Portia De Rossi
The element that makes ARRESTED DEVELOPMENT something truly special is the cast and their incredible chemistry together. The dysfunctional family premise has dug its own grave, especially on TV, but the Bluths take it to a whole new level of unbridled insanity. The highly-underrated Jason Batemen (hell yes, Teen Wolf Too!) has the tough job of playing it straight within a group of outlandishly memorable characters. Nevertheless, he pulls it off with a sarcasm and likeability that keeps Michael grounded as the anchor of the show, and never relegated to the background. Jeffery Tambor and Jessica Walters both consistently shine as Michael’s miserable, conniving parents (and uncle), as do Tony Hale and Portia De Rossi as some seriously disturbed siblings. (Although it’s mind-blowingly unrealistic that Lindsay would have trouble picking up guys. Inconceivable!) With the asexual Tobias Fünke, David Cross has finally found a role that actually utilizes his talents, something that hasn’t happened since MR. SHOW ended. However, in the end, it’s scheming, pseudo-magician Gob, played by Will Arnett, who steals the show with his quick, heinous wit and under-his-breath one liners.
The second season picks up directly where the first one left off, with Michael, and the police, searching for his father, all the while keeping his family from killing each other and keeping their company from collapsing. (That’s basically the crux of every episode.) I really feel that the second season is just as strong and funny as the first, with all the actors falling in stride with their characters and an uninhibited mocking of current events (i.e. George Sr. hiding in a spider hole). A slew of guest appearances also sweeten the deal, including the aforementioned Henry Winkler, Martin Short, Thomas Jane, Ben Stiller and the incomparable Andy Richter. Even the cameo from Liza Minnelli didn’t make me feel the need to pour fresh bleach in my eyes. That’s quite a remarkable feat from a pretty remarkable show.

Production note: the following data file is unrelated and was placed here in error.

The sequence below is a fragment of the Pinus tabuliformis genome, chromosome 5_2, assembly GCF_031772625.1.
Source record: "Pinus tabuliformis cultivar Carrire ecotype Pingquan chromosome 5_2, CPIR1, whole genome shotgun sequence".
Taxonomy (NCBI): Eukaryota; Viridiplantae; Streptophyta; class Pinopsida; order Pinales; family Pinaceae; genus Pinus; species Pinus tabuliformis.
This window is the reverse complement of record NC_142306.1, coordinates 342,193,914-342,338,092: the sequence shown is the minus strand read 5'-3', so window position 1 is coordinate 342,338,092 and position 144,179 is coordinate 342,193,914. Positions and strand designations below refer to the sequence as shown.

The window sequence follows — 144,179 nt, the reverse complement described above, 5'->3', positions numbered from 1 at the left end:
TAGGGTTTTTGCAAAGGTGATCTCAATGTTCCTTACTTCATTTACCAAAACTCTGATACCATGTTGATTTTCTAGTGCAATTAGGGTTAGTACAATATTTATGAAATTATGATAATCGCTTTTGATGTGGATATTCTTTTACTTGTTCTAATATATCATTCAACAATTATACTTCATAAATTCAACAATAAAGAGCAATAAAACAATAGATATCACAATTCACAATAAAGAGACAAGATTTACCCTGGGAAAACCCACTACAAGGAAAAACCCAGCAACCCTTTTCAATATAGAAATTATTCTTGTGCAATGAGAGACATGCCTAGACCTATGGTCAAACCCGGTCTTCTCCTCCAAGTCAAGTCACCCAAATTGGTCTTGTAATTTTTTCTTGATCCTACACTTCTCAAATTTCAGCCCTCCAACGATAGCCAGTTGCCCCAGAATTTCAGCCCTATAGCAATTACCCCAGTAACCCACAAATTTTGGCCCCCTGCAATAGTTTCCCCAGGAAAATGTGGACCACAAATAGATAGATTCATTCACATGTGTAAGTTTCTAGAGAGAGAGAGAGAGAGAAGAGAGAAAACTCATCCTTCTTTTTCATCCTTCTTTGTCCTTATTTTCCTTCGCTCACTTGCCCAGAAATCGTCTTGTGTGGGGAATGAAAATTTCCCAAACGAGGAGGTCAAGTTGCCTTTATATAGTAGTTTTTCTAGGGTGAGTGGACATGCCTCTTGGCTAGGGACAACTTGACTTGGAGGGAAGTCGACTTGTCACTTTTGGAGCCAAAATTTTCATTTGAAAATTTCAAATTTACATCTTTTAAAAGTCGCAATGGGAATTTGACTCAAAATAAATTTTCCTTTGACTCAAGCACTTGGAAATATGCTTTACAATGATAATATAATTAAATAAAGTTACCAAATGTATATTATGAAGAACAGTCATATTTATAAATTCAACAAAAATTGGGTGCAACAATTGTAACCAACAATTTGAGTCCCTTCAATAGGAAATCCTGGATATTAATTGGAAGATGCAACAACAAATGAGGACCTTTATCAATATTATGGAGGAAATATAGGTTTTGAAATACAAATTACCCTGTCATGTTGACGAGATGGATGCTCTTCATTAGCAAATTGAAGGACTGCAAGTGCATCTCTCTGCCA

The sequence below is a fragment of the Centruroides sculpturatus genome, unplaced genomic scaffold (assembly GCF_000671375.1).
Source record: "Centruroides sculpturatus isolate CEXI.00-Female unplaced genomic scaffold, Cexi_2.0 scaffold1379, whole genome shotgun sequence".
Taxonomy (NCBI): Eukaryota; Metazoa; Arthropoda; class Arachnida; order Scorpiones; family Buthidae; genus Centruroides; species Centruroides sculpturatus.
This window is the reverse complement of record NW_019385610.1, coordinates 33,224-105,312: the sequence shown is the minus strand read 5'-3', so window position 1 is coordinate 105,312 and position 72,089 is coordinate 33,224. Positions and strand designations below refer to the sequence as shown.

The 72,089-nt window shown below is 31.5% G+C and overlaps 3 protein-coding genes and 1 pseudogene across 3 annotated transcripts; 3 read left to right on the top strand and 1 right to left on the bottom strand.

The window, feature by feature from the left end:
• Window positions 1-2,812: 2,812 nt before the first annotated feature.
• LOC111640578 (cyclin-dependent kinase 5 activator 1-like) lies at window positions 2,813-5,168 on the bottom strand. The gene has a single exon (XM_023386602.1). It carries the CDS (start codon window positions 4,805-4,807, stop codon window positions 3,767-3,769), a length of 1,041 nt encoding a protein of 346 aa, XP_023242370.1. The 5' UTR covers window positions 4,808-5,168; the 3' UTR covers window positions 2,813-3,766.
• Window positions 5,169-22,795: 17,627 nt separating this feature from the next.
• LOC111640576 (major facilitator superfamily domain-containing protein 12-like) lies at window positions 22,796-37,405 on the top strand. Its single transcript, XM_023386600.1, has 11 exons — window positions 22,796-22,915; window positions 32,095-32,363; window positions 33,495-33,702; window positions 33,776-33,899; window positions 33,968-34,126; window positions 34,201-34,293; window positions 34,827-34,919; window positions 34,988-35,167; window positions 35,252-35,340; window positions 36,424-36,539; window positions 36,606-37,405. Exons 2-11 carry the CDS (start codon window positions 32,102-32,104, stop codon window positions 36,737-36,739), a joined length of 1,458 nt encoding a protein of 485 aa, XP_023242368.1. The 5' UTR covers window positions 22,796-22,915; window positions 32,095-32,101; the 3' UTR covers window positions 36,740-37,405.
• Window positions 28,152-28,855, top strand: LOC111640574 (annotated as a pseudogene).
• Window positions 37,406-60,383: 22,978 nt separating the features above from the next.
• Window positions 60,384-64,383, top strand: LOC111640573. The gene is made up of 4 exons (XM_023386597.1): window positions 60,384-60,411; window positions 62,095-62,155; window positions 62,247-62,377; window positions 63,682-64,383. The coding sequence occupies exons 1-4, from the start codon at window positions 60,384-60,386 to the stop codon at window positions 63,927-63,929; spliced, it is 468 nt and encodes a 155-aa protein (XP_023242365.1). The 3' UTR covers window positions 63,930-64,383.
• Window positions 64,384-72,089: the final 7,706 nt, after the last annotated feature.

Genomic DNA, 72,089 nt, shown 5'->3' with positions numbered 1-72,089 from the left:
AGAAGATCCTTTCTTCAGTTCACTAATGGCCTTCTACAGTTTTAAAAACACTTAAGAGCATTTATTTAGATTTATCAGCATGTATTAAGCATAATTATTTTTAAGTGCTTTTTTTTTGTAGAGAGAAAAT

Commentary on three episodes: Running comments from series creator Mitchell Hurwitz and assorted members of the cast, including Will Arnett, David Cross and Jessica Walter. The chemistry and hilarious banter between everyone makes each track a must-listen. Between making fun of each other and talking in-depth about David Cross’ nipples, you just might learn something too. I only wish they had done more than three commentaries. It sounds like everyone was having a good time; why not take potshots at each other for the remaining 15 eps?
Deleted/Extended Scenes: Each disc has it’s own set of extra footage, broken up by episode. Most of them are just as funny as the stuff that made it in to the show; but with a 22 minute runtime, I’m guessing things had to be cut out that weren’t completely necessary to the plot.
Season One In Three Minutes: Basically a commercial to promote the second season, but definitely helpful for those who haven’t seen the first. (Although if you didn’t watch the first season, you really won’t enjoy the second one any less. Each episode works on its own and Ron Howard’s spot-on narration will remind you of important things you might have missed.)
Blooper Reel (8:35): A very funny assortment of botched interviews, flubbed lines, spouts of laughter, and more cursing than an R. Lee Ermey boot camp.
"The Immaculate Election" campaign videos: Full versions of the embarrassing campaign videos. So wrong is so many ways, yet so funny.
There’s enough stuff on here to make fans of the show happy. Although I desperately want more commentaries. And more Portia De Rossi.